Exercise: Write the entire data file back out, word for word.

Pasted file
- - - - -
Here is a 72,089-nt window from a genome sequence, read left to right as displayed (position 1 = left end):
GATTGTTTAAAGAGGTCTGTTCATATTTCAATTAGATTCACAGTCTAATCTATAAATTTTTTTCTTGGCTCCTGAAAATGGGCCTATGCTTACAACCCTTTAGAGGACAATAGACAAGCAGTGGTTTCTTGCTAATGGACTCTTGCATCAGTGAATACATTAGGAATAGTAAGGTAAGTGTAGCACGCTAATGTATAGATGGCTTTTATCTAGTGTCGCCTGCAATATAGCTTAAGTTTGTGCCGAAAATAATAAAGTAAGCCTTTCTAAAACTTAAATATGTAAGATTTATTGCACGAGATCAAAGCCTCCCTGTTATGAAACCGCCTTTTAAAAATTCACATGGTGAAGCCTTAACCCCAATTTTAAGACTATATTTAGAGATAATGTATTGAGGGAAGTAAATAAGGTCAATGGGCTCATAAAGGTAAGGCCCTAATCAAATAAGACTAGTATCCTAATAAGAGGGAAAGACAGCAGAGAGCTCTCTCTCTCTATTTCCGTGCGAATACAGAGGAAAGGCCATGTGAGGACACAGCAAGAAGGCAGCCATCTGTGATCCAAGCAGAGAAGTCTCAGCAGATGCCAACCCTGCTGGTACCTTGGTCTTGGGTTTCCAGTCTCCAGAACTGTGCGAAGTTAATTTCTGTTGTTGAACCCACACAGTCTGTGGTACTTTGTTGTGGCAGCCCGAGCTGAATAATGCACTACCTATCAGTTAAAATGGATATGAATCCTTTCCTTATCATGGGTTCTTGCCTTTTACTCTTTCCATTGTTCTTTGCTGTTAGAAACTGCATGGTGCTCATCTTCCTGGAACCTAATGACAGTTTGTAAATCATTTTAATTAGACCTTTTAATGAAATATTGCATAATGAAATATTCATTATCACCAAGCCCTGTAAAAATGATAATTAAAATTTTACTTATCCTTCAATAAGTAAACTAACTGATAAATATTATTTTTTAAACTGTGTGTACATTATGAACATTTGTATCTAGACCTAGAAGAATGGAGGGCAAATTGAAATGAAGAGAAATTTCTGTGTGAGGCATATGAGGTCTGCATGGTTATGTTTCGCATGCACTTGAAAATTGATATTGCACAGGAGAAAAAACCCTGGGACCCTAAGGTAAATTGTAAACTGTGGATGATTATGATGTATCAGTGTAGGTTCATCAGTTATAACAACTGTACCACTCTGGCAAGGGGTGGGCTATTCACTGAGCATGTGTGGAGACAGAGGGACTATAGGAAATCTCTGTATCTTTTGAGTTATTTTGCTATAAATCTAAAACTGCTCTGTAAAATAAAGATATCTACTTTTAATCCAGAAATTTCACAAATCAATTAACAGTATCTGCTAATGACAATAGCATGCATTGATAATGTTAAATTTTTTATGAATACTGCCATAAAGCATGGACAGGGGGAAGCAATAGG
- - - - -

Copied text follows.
Here is a 72,089-nt window from a genome sequence, read left to right as displayed (position 1 = left end):
GATTGTTTAAAGAGGTCTGTTCATATTTCAATTAGATTCACAGTCTAATCTATAAATTTTTTTCTTGGCTCCTGAAAATGGGCCTATGCTTACAACCCTTTAGAGGACAATAGACAAGCAGTGGTTTCTTGCTAATGGACTCTTGCATCAGTGAATACATTAGGAATAGTAAGGTAAGTGTAGCACGCTAATGTATAGATGGCTTTTATCTAGTGTCGCCTGCAATATAGCTTAAGTTTGTGCCGAAAATAATAAAGTAAGCCTTTCTAAAACTTAAATATGTAAGATTTATTGCACGAGATCAAAGCCTCCCTGTTATGAAACCGCCTTTTAAAAATTCACATGGTGAAGCCTTAACCCCAATTTTAAGACTATATTTAGAGATAATGTATTGAGGGAAGTAAATAAGGTCAATGGGCTCATAAAGGTAAGGCCCTAATCAAATAAGACTAGTATCCTAATAAGAGGGAAAGACAGCAGAGAGCTCTCTCTCTCTATTTCCGTGCGAATACAGAGGAAAGGCCATGTGAGGACACAGCAAGAAGGCAGCCATCTGTGATCCAAGCAGAGAAGTCTCAGCAGATGCCAACCCTGCTGGTACCTTGGTCTTGGGTTTCCAGTCTCCAGAACTGTGCGAAGTTAATTTCTGTTGTTGAACCCACACAGTCTGTGGTACTTTGTTGTGGCAGCCCGAGCTGAATAATGCACTACCTATCAGTTAAAATGGATATGAATCCTTTCCTTATCATGGGTTCTTGCCTTTTACTCTTTCCATTGTTCTTTGCTGTTAGAAACTGCATGGTGCTCATCTTCCTGGAACCTAATGACAGTTTGTAAATCATTTTAATTAGACCTTTTAATGAAATATTGCATAATGAAATATTCATTATCACCAAGCCCTGTAAAAATGATAATTAAAATTTTACTTATCCTTCAATAAGTAAACTAACTGATAAATATTATTTTTTAAACTGTGTGTACATTATGAACATTTGTATCTAGACCTAGAAGAATGGAGGGCAAATTGAAATGAAGAGAAATTTCTGTGTGAGGCATATGAGGTCTGCATGGTTATGTTTCGCATGCACTTGAAAATTGATATTGCACAGGAGAAAAAACCCTGGGACCCTAAGGTAAATTGTAAACTGTGGATGATTATGATGTATCAGTGTAGGTTCATCAGTTATAACAACTGTACCACTCTGGCAAGGGGTGGGCTATTCACTGAGCATGTGTGGAGACAGAGGGACTATAGGAAATCTCTGTATCTTTTGAGTTATTTTGCTATAAATCTAAAACTGCTCTGTAAAATAAAGATATCTACTTTTAATCCAGAAATTTCACAAATCAATTAACAGTATCTGCTAATGACAATAGCATGCATTGATAATGTTAAATTTTTTATGAATACTGCCATAAAGCATGGACAGGGGGAAGCAATAGG